De Nederlandsche, the Dutch central bank, is keen to regulate cryptocurrency companies to deter money laundering and terrorist financing. According to December 11, 2018, reports from Dutch Daily newspaper, De Telegraaf, cryptocurrency companies may require a license to continue operating in the near future.
Cryptocurrency Industry Prone to Money Laundering
The Dutch banking authority noted that having a license can help stop instances of money laundering via the cryptocurrency industry. Cryptocurrency companies need to report any suspicious transaction and undergo clear know-your-customer (KYC) checks to qualify for a license. The Dutch Central Bank (DNB) will continue to monitor the existing situation.
The central bank believes that a license is necessary because Bitcoin transactions are pseudo-anonymous, making it an appealing option for criminal activities such as money laundering and terrorism financing.
Criminals tend to take advantage of poorly regulated exchanges and other services to turn their dirty tokens into clean cryptocurrencies which cannot be detected so easily. They are then able to move funds into the global payments system. “Cryptocurrencies are great if you’re trying to hide or launder money,” said Jerome Powell, the Chairman of the U.S. Federal Reserve.
CipherTrace’s quarter three Cryptocurrency Anti-Money Laundering (AML) Report, confirmed that money laundering via cryptocurrencies is currently a serious issue. The number of laundered bitcoin on popular exchanges sits presently at approximately 380,000, which is roughly $1,319,861,600 billion at the time of press.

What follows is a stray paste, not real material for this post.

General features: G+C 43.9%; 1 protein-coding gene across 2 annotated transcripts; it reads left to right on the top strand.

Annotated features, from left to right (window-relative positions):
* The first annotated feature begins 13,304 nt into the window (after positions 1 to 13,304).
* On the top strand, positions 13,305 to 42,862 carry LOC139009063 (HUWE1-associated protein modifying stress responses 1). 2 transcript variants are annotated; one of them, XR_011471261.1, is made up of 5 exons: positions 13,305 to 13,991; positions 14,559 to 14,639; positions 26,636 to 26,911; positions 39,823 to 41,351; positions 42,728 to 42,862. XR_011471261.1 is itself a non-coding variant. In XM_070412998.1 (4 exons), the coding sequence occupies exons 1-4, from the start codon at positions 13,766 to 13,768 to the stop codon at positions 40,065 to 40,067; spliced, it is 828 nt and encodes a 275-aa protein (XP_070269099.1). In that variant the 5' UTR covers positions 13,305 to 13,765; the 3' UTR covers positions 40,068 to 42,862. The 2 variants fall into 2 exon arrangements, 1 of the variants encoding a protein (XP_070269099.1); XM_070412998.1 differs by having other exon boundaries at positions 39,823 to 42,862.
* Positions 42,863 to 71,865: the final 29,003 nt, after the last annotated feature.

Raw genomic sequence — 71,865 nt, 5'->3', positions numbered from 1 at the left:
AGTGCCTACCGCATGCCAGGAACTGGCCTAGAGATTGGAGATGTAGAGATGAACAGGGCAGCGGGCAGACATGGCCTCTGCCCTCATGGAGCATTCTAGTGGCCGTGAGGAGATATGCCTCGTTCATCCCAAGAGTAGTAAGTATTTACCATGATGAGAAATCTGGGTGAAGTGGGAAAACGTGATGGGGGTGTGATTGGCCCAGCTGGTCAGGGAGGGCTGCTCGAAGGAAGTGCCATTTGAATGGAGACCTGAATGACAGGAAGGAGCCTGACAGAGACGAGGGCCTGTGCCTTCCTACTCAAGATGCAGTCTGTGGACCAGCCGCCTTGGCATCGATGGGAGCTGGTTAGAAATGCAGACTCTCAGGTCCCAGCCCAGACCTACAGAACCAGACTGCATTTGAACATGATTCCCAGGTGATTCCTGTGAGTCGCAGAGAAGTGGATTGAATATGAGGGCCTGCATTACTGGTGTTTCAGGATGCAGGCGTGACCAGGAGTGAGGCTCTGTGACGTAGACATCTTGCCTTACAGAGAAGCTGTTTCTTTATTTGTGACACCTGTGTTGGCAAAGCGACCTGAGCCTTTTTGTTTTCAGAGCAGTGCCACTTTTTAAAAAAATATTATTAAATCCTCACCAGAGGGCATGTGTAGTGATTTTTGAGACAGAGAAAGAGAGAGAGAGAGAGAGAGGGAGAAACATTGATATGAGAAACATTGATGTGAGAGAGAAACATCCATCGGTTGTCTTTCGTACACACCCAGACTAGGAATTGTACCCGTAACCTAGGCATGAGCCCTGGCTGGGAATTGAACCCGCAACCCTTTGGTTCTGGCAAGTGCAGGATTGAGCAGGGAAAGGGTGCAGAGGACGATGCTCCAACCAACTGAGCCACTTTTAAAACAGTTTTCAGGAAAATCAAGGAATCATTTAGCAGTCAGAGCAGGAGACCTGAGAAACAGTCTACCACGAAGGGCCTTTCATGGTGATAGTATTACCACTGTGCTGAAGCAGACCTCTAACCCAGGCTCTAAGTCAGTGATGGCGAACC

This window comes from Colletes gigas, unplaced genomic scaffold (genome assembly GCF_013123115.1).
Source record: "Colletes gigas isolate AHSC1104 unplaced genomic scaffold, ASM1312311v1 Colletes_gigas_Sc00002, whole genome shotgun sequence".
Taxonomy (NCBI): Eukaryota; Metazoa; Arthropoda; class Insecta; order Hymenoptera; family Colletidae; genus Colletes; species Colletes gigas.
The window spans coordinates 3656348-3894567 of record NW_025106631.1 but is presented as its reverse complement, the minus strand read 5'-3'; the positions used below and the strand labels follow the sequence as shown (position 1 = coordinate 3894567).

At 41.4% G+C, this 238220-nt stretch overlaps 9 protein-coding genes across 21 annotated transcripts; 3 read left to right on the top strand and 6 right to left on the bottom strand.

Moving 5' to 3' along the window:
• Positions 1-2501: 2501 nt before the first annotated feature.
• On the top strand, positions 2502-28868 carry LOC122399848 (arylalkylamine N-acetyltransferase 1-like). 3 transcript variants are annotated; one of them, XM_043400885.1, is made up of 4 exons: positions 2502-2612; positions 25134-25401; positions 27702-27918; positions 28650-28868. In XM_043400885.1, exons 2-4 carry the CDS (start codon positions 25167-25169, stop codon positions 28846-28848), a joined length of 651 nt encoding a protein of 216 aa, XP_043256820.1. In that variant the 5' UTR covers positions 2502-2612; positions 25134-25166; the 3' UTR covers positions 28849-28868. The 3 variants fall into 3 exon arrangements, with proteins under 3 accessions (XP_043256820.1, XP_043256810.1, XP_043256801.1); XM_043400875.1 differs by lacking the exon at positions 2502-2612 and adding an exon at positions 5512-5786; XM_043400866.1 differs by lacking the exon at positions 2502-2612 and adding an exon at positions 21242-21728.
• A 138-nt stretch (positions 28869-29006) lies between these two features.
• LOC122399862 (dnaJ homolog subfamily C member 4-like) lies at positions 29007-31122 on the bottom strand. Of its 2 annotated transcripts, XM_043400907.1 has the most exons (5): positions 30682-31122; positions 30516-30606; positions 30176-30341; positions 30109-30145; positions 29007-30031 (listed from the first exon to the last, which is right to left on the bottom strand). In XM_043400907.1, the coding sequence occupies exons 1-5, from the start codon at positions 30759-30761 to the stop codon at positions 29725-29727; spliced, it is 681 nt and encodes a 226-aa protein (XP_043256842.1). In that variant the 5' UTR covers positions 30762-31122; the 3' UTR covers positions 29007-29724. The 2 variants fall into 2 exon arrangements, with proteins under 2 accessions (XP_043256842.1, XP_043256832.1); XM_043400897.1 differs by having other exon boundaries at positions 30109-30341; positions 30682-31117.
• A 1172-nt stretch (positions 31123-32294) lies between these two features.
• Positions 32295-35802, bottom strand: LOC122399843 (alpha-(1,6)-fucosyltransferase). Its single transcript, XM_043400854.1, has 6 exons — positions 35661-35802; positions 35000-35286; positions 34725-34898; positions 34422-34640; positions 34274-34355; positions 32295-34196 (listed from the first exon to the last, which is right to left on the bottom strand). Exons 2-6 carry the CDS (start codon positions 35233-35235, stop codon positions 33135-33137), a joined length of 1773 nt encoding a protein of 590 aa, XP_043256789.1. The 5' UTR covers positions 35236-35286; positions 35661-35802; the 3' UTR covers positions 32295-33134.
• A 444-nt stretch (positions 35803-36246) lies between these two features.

While the figure is significant, many of these money-laundered funds comprise only the transactions CipherTrace were able to monitor and trace. The tracking firm believes that there are likely over 50 percent of criminal transactions that have not been recorded in the report as criminals tend to be quick at covering their tracks.
Money Laundering Correlates to AML Regulations
CipherTrace also reports that exchanges located in countries with weak anti-money laundering laws made up 97 percent of criminal bitcoins. The results from the report noted that money laundering activity via cryptocurrencies is directly correlated to AML regulations and how well they are enforced on cryptocurrency exchanges.
Thus the Dutch central bank’s concerns are warranted especially since there are 36 times more criminal bitcoin and cryptocurrencies in digital exchanges in countries where AML rules are weak or not enforced. Opportunities to launder money via cryptocurrencies will however be significantly reduced in 2019 and 2020 if countries begin to follow AML regulations and implement them on a global scale.